Because no single way of eating works for everybody.
What could be better than fresh, sweet carrots, just pulled from the earth and waiting to be eaten?
Well, until recently, my son would have said that pretty much anything was better than carrots, in any form whatsoever. Given that he’s liked broccoli, watercress, and green beans practically from birth, his distaste for carrots seemed irrational.
Be that as it may, carrots were on his hate list. But when, in our travels through Prince Edward County, Ontario, he tasted the carrots served with dinner at the Milford Bistro, he uttered a sentence I’d never expected to hear from his lips: “These are great carrots, Mom.”
It was an earth-shaking revelation. And after they’d picked me up off the floor, I asked our waiter how the carrots had been cooked. They were indeed great carrots – sublime carrots, in fact – and I expected that exotic things had been done to them in order to make them taste so good.
“They’re just blanched, and then fried in butter with salt and pepper,” the waiter said. “Pretty easy, really.”
Of course I went home and tried to duplicate the results. Like most things, it was pretty easy once I figured out how to manage the variables. So here is the recipe I eventually ended up with. The Milford Bistro does it with whole carrots that are split down the middle, but I find it easier to control the results with carrots in slices.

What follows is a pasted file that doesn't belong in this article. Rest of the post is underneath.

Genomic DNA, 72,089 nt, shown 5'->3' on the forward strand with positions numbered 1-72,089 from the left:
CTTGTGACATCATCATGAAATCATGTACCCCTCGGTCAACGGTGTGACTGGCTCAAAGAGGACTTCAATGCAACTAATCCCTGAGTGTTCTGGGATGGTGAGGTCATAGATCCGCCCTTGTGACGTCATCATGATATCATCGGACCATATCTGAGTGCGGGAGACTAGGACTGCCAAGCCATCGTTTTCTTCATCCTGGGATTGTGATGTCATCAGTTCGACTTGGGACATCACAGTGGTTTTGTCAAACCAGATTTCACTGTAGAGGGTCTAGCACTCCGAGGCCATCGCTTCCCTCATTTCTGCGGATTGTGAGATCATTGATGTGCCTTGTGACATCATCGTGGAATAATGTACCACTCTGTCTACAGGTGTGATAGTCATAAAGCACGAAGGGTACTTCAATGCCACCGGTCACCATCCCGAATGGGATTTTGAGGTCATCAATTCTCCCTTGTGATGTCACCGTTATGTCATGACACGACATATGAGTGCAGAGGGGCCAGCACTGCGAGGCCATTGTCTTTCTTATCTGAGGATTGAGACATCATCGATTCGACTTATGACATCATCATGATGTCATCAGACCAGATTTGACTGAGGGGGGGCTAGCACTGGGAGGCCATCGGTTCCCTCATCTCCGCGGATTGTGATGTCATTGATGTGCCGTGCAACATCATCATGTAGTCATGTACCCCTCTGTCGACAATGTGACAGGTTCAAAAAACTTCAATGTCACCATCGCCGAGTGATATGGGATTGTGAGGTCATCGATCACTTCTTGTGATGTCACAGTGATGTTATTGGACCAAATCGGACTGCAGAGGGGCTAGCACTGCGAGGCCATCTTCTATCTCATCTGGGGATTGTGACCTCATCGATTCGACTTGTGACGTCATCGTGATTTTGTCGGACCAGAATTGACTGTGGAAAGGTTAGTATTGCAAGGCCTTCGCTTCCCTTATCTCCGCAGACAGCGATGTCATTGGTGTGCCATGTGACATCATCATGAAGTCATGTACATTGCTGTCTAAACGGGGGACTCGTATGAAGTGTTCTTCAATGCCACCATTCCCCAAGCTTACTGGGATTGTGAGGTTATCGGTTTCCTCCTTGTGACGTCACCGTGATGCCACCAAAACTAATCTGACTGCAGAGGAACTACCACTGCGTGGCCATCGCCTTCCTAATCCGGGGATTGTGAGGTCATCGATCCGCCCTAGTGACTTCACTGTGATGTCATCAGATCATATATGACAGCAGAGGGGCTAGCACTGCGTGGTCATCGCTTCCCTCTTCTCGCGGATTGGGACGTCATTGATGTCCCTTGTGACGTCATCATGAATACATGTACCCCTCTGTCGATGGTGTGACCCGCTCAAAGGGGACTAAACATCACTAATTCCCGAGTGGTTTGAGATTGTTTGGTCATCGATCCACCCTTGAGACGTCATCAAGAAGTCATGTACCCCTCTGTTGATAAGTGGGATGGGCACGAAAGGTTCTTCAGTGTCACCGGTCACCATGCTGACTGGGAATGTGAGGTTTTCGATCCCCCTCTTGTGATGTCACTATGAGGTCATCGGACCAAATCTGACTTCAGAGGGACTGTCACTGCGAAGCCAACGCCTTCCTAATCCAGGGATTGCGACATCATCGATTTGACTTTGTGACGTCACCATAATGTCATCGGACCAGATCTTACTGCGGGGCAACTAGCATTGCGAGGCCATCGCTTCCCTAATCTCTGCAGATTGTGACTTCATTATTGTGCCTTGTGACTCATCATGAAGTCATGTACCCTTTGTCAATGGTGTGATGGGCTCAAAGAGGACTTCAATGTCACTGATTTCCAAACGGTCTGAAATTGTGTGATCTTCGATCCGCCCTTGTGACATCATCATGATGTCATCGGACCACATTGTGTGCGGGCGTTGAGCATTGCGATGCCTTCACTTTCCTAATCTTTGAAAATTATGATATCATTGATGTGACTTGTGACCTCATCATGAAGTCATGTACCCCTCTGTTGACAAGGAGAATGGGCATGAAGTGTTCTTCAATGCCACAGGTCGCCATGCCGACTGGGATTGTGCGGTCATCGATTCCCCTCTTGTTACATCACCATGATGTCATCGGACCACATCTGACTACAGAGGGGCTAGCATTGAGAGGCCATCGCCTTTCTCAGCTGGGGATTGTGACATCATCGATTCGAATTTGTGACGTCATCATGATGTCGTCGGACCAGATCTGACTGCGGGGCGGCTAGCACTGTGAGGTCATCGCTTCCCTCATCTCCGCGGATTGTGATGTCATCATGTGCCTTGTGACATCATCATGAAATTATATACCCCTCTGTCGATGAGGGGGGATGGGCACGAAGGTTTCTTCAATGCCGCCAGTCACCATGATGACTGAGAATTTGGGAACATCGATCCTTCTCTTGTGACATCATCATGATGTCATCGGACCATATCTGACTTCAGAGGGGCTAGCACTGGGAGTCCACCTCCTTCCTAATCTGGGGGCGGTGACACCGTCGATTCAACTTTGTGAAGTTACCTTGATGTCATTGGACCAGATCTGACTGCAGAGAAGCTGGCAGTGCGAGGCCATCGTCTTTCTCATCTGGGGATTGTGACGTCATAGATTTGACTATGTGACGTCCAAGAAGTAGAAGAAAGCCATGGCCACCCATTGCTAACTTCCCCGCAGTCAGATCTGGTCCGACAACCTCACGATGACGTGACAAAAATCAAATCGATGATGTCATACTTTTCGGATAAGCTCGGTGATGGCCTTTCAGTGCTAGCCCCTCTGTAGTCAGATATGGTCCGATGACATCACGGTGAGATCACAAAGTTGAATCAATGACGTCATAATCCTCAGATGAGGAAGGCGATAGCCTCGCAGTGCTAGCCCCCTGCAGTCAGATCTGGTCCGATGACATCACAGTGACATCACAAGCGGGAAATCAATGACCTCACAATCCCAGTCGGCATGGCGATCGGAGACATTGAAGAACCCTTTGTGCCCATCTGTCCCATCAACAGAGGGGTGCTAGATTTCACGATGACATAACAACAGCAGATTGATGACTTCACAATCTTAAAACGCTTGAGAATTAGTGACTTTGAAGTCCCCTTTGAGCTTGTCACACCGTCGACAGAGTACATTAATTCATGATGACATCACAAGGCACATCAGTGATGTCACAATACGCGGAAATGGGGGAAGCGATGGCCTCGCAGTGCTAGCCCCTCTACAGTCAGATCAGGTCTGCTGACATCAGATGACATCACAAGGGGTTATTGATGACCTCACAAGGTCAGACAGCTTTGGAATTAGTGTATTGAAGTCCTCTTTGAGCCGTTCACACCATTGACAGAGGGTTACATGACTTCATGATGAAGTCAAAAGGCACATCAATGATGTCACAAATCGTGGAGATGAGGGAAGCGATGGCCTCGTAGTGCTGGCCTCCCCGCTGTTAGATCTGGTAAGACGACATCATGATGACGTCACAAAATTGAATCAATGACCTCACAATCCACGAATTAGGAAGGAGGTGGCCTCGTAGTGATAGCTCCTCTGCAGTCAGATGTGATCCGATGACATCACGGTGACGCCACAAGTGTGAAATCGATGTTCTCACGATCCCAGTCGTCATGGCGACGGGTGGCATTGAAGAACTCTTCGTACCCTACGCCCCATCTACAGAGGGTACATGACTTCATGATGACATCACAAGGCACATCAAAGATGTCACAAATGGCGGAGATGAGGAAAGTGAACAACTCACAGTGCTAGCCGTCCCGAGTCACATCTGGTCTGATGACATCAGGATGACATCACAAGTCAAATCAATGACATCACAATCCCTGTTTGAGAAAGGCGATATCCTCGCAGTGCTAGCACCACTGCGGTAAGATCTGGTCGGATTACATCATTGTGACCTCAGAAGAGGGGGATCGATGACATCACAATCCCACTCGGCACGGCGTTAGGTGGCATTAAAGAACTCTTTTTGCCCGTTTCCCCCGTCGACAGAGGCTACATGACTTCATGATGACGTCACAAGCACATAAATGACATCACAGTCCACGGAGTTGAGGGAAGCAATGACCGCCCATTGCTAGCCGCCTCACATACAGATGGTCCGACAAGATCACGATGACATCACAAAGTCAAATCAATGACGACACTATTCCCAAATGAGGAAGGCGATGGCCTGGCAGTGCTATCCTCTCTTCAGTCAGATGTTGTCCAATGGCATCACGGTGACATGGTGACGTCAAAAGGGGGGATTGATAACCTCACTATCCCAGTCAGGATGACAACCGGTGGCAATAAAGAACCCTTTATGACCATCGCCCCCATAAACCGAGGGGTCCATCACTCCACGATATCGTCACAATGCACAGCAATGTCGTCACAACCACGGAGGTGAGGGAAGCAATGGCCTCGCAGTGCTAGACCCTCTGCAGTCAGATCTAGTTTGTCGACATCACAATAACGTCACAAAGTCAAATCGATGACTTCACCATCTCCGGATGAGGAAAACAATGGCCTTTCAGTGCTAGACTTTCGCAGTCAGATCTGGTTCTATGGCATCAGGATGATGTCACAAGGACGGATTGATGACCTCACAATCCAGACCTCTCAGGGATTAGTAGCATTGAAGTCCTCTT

Milford Bistro Carrots
1 large carrot per person
Butter – for frying. (Do NOT use margarine)
Slice carrots, not too thinly, and place in a pot of boiling water. Bring water back to a boil. Boil for two minutes, then drain and rinse carrots thoroughly with cold water to cool them off. Drain again, thoroughly.
Heat a frying pan on high heat. Add a bunch of butter and melt it. Toss the carrots in, add salt and pepper to taste, and fry until carrots look like they’ve been fried in butter. (Yes, I know that sounds both recursive and stupid, but I’m not sure how else to describe it! They get sort of golden on the outside, and they look… fried.) Stick them in a dish and serve them to your friends, your family, and your carrot-hating son. Eat a lot of them yourself. They’re really good.